A typical example is the Beaumont Elementary School in Portland, Oregon. In Miss Edith Olson's third-grade class I watched intensive work on reading with ample word-analysis and phonics. "If any have come this far and can't read, I'm making sure they learn before they go any farther," Miss Olson declared.
St. Louis last year launched a remedial program in the third grade at five schools, spread it after one term to 39 schools, and planned to have it eventually in all of the city's 109 elementary schools. Drury High School in North Adams, Massachusetts, opened a voluntary corrective reading program last January; 26 per cent of the school's students enrolled. Lima, Ohio, inaugurated a "refresher unit" this fall for high-school seniors who are rusty on reading or other of the three R's; it enrolled 23 per cent of the town's twelfth graders.
One of the most conscientious experiments has been conducted by principal McCracken, of New Castle, Pennsylvania, whose appraisal of modern methods I have already cited. "Modern" isn't modern enough for him. Six years ago he became convinced of the merits of visual education and started reading from film strips. This year first-grade classes at the Arthur McGill Elementary School are learning reading form pages of their primers projected onto a three-by-four foot screen.
Spending no time on "readiness", McCracken goes right into reading. "We have measured our results. Everybody learns to read and most of the children com out of the first grade with second- and third-grade reading ability," he declared. "We give them plenty of phonics. Some of our youngsters are better accomplished in phonics than the average high-school class.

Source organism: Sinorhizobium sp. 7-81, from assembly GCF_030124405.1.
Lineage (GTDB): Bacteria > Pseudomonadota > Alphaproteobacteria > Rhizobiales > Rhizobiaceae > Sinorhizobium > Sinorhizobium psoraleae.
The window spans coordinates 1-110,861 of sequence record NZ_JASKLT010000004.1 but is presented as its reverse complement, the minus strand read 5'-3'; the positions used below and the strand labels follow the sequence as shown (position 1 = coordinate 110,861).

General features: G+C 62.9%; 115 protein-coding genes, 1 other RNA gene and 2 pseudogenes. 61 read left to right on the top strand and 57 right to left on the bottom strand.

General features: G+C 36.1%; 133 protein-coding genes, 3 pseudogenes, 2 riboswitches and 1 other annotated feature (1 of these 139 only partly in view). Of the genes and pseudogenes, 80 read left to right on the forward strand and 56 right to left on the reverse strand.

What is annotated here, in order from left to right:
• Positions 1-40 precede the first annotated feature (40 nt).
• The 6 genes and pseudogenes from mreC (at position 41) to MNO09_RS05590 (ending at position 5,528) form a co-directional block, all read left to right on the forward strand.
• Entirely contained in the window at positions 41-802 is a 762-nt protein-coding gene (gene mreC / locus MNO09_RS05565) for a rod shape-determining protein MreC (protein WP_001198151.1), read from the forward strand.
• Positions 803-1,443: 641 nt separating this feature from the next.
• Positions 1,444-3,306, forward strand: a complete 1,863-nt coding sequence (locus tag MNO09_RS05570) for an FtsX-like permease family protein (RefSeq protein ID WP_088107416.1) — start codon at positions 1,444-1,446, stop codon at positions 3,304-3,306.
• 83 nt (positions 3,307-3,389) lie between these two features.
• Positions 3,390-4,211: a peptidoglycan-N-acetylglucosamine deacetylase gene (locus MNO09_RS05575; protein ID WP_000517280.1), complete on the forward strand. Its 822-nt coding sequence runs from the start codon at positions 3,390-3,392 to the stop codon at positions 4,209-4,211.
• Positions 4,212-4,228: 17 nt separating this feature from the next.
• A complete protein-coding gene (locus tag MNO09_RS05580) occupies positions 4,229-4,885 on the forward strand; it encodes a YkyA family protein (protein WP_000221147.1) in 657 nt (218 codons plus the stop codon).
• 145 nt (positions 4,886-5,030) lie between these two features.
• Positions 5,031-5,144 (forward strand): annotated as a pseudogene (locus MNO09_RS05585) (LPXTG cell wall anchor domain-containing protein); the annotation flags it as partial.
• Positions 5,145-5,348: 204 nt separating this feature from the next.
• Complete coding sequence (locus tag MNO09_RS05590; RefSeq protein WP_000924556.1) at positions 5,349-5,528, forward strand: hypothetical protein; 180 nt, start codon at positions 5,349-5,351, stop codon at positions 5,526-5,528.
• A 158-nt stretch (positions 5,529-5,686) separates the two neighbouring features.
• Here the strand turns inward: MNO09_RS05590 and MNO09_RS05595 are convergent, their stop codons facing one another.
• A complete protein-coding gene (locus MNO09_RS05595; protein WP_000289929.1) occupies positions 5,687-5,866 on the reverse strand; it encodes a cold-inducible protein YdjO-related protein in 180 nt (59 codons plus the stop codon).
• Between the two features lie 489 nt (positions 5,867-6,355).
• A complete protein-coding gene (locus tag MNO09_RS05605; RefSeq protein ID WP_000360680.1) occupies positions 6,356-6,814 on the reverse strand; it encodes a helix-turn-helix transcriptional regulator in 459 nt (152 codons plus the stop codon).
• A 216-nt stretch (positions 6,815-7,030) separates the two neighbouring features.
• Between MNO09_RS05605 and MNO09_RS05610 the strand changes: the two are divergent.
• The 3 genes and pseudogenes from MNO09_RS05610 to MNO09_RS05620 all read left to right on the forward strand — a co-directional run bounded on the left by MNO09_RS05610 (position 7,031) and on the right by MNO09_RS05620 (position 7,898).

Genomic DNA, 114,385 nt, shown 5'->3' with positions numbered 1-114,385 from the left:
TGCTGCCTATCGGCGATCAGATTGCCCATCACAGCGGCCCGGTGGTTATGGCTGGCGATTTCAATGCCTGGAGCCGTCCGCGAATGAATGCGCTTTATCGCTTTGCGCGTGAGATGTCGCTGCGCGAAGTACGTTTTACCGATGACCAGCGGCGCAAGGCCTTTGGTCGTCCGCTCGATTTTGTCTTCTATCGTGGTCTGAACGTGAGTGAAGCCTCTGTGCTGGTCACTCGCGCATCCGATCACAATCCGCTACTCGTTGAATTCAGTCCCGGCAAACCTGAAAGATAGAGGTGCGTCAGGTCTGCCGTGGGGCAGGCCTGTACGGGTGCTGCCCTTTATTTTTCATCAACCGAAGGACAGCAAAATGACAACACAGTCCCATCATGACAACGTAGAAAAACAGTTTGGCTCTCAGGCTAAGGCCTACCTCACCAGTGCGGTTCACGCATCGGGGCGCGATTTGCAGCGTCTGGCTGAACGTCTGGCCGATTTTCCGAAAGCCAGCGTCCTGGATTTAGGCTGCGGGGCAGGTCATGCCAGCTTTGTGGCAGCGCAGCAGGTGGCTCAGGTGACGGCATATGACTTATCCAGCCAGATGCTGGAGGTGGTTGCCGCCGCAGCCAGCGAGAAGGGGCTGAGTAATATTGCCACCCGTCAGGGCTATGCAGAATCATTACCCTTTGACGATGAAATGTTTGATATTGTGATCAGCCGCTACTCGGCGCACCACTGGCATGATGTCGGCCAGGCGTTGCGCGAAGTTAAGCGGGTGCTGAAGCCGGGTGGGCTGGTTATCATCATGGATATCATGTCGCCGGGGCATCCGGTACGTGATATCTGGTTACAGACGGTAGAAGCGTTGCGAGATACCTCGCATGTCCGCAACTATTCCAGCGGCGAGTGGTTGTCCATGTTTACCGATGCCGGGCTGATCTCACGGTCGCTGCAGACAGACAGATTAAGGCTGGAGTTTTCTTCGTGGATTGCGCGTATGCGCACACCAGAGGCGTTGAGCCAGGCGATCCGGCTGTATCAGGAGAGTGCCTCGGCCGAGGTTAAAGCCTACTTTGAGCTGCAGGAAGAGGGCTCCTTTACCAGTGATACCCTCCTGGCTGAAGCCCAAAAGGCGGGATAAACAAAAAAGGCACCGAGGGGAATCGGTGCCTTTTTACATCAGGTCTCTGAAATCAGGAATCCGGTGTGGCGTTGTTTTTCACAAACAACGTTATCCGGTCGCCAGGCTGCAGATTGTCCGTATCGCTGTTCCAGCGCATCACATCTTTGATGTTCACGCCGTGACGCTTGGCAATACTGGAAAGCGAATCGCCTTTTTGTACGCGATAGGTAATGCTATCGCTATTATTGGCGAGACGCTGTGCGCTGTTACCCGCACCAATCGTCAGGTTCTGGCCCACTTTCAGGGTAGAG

Spottily throughout the country some schools are going further still. They are sinking their teeth into the main bone of contention: which comes first, sight reading or phonics?
In Louisville, Kentucky, the Frayser Elementary School started an experiment with its first-graders in 1952, adopting a reading method which clearly put phonics first. Children were taught vowel and consonant sounds from the very beginning. They learned to recognize and pronounce syllables, to build words as they would build a house of blocks.
The school's five first-grade classes finished their year with an average reading proficiency four months ahead of national norms, and a third of the pupils were a full year ahead. The same pupils continued the phonics-first method in second-grade work last year and are carrying it into the third grade this year to complete the experiment.
In visiting their classes I noted the ability of these children to attack any word you showed them. They were never completely stumped, and there were no wild guesses. "We have more independent readers than ever before", said Miss Cethrine Walling, one of the teachers. Another, Miss Velma Hall, said, "I've never had children do so well before."
Frayser School parents shared the teachers' enthusiasm. One mother said, "I never dreamed they could learn so fast. Last year I was telling my husband we were going to give our first-grader a R-O-B-E for Christmas. The youngster heard me spell it and said, 'I know -- E on the end, so the O is long -- that's robe!'"
Macon, Georgia, is another city where the phonics-first approach has been tried. Four first-grade teachers at the Charles H. Bruce School reported in the Georgeia Education Journal: "...We have done several things which many authorities in reading have said you shouldn't do, or couldn't be done. .. We have been told that first-grade pupils could not learn the fundamentals of phonetics. We have had no more trouble than in (other) teaching, and have learned that the pupil can do lots more than we give him credit for.... Our teaching has been a joy this year because our pupils have been happy and pleased with their achievement. We have challenged their ability, and they like it."
These are still random experiments. The debate over sight-reading versus phonics -- which comes first? -- is certainly not ended. But from one fact every parent can take heart: more independent thinking and more earnest effort are being addressed to the reading problem than ever before. From this, better reading instruction is bound to come.